A new contraction model of cardiac muscle was developed by combining previously described biochemical and biophysical models. The biochemical component of the new contraction model represents events in the presence of Ca2+–crossbridge attachment and power stroke following inorganic phosphate release, detachment evoked by the replacement of ADP by ATP, ATP hydrolysis, and recovery stroke. The biophysical component focuses on Ca2+ activation and force (F b) development assuming an equivalent crossbridge. The new model faithfully incorporates the major characteristics of the biochemical and biophysical models, such as F b activation by transient Ca2+ ([Ca2+]–F b), [Ca2+]–ATP hydrolysis relations, sarcomere length–F b, and F b recovery after jumps in length under the isometric mode and upon sarcomere shortening after a rapid release of mechanical load under the isotonic mode together with the load–velocity relationship. ATP consumption was obtained for all responses. When incorporated in a ventricular cell model, the contraction model was found to share approximately 60% of the total ATP usage in the cell model.



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Fire chief on importance of leadership to sudden cardiac arrest survival

hqdefault.jpg

Hilton Head Island Fire Chief Brad Tadlock talks about leadership in improving outcomes from out of hospital cardiac arrest.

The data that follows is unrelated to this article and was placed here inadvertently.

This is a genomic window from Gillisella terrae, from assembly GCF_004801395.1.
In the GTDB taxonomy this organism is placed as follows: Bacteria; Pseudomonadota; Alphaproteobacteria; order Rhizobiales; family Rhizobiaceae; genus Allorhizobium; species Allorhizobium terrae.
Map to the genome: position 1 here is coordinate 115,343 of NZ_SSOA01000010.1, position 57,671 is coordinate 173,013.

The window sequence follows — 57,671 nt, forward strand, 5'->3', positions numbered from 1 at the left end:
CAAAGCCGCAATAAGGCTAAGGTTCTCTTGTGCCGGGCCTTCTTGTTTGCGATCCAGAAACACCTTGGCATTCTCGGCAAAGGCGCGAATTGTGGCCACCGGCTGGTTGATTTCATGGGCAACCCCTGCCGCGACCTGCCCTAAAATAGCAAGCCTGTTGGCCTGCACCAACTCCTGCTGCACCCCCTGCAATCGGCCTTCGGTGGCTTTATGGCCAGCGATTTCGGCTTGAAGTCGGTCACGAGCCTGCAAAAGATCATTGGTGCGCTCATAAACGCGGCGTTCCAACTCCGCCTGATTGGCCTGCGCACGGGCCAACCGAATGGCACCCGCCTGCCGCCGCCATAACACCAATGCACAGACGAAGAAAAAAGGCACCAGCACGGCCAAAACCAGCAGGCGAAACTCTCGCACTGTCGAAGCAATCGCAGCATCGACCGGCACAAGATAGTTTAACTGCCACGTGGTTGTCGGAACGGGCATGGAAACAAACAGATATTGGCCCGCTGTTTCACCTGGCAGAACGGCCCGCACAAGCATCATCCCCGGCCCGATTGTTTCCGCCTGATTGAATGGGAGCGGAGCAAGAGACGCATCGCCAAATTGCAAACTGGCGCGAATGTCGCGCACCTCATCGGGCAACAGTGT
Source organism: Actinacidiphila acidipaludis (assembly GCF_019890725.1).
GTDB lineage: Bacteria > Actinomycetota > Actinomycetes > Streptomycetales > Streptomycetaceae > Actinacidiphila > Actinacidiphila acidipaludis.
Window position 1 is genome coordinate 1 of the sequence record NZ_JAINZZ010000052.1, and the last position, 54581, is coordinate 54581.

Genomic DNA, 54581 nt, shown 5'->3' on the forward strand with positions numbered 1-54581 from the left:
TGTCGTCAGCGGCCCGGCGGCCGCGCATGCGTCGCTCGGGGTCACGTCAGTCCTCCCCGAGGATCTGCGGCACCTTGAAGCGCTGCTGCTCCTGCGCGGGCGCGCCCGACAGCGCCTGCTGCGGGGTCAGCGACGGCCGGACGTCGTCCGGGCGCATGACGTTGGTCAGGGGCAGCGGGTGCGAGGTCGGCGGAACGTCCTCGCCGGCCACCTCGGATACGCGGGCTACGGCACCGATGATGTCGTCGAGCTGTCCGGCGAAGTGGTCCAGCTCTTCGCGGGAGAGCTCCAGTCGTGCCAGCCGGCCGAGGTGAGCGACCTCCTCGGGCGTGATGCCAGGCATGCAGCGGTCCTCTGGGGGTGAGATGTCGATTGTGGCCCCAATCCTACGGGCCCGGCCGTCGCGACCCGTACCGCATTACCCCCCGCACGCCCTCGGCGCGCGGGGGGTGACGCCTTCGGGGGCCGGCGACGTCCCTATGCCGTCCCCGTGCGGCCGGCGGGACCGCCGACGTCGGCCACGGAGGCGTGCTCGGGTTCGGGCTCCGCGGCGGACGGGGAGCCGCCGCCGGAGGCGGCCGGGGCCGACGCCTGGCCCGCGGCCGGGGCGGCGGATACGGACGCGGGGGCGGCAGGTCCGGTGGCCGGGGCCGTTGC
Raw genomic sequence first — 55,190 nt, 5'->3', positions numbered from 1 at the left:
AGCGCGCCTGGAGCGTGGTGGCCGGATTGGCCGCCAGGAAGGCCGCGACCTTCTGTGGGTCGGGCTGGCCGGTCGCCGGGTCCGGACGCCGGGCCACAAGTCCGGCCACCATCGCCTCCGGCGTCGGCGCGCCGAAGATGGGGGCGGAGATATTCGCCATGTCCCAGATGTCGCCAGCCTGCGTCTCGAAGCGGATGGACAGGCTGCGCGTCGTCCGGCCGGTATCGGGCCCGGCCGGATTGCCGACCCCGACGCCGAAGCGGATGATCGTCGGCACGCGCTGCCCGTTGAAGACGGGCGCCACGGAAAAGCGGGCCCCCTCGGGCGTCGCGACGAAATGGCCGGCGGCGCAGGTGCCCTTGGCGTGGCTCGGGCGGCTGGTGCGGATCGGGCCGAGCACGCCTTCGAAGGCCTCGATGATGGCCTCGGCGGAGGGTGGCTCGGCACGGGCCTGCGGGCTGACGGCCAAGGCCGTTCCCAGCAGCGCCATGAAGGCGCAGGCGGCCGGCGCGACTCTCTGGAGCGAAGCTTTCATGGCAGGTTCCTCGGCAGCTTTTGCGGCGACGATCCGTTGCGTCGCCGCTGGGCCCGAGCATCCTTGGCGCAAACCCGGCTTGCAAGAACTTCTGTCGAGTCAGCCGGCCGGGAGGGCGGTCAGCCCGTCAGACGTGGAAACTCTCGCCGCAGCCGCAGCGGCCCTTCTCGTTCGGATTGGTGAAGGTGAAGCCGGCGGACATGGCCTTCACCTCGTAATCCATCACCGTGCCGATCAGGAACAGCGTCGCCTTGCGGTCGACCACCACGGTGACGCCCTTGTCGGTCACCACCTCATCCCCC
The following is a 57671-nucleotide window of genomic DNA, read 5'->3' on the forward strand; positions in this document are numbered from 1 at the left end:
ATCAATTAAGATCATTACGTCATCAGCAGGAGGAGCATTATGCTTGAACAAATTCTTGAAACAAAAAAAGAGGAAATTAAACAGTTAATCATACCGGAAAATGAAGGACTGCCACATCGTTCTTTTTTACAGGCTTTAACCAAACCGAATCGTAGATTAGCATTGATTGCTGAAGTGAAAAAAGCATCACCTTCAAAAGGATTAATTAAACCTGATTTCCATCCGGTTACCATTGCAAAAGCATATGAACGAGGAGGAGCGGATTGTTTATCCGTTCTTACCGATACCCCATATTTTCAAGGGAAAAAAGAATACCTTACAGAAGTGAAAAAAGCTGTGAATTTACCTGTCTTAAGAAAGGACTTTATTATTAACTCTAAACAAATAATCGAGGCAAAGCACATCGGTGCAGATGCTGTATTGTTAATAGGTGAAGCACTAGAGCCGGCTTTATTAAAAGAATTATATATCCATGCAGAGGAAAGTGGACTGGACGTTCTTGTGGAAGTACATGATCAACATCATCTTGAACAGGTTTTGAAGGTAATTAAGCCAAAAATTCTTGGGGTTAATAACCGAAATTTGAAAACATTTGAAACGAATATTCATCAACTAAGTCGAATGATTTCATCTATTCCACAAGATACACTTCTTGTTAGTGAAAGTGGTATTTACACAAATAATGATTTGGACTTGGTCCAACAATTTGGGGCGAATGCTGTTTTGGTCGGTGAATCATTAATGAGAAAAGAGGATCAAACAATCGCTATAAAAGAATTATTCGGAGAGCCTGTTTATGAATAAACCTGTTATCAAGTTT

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Fire chief on importance of leadership to sudden cardiac arrest survival

hqdefault.jpg

Hilton Head Island Fire Chief Brad Tadlock talks about leadership in improving outcomes from out of hospital cardiac arrest.

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Fire chief on importance of leadership to sudden cardiac arrest survival

hqdefault.jpg

Hilton Head Island Fire Chief Brad Tadlock talks about leadership in improving outcomes from out of hospital cardiac arrest.

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Fire chief on importance of leadership to sudden cardiac arrest survival

hqdefault.jpg

Hilton Head Island Fire Chief Brad Tadlock talks about leadership in improving outcomes from out of hospital cardiac arrest.

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Police in at least 4 Dallas suburbs contend with 911 woes

Some T-Mobile customers were able to call 911, but were not being heard when a dispatcher answered

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Paramedic - Town of South Kingstown, RI

The Town of South Kingstown's Emergency Medical Services Department is conducting a recruitment to establish eligibility lists for full time Paramedic level openings as well as per diem Paramedic and/or EMT-C level positions. The EMS Department consists of sixteen full time Paramedic providers, several per diem EMT-C and Paramedic providers, and is lead by the EMS Director. The Department serves ...

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A step in the wrong direction: Reducing EMS certification levels